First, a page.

Kisspeptins are a group of peptides (chains of amino acids) that stimulate the release of Gonadotropin Releasing Hormone (GnRH) from the pituitary gland in the brain and is involved in the regulation of developmental sex hormones at the beginning stages of puberty. Kisspeptin peptides stimulate gonadotropin release in both men and women and are critical in fertility and are potential therapies for infertility.
Similarly, to Human Chorionic Gonadotropin (HCG), Kisspeptins have shown therapeutic benefits due to increasing internal production of Luteinizing Hormone (LH) and Follicular Stimulating Hormone (FSH). This increase in LH can stimulate Leydig cells in our testicles to produce testosterone without the result of hypogonadism shown when using synthetic testosterone alone. This mechanism can help combat the effects of hypogonadism (testicular failure) as a result of deficient GnRH. Kisspeptin has been shown to be an effective alternative to HCG in both preventing testicular atrophy and maintaining or increasing testosterone and sperm production in males.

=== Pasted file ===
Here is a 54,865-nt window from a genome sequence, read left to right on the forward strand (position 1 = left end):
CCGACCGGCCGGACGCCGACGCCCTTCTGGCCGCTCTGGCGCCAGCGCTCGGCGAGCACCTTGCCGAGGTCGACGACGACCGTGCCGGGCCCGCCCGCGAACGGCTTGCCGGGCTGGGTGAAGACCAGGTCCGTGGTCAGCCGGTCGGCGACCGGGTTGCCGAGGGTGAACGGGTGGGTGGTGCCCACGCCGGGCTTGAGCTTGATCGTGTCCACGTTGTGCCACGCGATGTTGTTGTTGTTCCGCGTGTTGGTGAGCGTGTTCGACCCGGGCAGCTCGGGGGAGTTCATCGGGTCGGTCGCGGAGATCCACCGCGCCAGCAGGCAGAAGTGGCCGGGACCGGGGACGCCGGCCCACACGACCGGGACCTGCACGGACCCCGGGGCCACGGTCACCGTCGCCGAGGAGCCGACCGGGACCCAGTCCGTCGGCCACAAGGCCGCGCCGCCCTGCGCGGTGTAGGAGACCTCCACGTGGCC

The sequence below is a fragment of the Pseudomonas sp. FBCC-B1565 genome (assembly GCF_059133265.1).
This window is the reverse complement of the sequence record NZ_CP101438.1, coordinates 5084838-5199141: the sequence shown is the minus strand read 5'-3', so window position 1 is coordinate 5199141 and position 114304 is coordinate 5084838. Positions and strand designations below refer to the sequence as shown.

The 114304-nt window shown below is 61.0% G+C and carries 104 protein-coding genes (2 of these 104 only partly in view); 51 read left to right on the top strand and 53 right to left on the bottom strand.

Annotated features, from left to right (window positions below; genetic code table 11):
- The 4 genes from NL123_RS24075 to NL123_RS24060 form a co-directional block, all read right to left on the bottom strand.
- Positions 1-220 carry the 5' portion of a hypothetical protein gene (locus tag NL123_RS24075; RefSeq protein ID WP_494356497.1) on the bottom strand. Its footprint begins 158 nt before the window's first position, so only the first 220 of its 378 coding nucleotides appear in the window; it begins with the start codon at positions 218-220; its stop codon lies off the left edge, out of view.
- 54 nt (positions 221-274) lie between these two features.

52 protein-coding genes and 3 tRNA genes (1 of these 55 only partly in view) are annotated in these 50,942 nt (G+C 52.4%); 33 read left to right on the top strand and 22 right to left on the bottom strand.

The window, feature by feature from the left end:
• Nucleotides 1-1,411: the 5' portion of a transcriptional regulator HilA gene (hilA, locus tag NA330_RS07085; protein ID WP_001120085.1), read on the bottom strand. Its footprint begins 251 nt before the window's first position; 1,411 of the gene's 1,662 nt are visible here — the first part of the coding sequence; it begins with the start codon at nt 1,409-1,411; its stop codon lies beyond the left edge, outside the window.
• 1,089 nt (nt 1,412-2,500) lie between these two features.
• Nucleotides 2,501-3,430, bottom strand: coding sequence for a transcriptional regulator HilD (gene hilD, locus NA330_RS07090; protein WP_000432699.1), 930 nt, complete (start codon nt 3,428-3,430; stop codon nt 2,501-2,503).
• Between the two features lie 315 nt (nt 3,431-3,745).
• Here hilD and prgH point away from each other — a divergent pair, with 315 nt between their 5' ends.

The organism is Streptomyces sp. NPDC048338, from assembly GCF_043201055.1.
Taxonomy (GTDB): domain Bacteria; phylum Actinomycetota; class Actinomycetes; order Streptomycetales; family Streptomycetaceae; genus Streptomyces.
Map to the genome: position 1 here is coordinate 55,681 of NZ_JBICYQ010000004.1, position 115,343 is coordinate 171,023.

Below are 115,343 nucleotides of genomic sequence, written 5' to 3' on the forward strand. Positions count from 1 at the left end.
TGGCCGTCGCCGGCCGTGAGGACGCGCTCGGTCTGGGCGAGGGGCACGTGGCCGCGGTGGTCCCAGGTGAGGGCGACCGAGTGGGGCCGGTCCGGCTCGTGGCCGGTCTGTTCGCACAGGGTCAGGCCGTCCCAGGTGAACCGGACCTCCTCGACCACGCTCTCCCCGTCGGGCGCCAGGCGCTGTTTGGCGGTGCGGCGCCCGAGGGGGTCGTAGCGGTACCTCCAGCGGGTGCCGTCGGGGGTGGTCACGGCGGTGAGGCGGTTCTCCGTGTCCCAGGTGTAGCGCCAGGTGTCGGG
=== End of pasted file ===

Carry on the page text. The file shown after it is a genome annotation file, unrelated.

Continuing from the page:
In a study February 2020, Imperial College London researchers found the hormone Kisspeptin can alter neural connections to enhance libido. Thirty-three men were given Kisspeptin one day, a placebo another. Then they entered an MRI machine and were shown provocative images. The men had increased activity in key brain pathways linked with sexual function and arousal on Kisspeptin, meaning the hormone can be used for low libido and other sexual arousal disorders.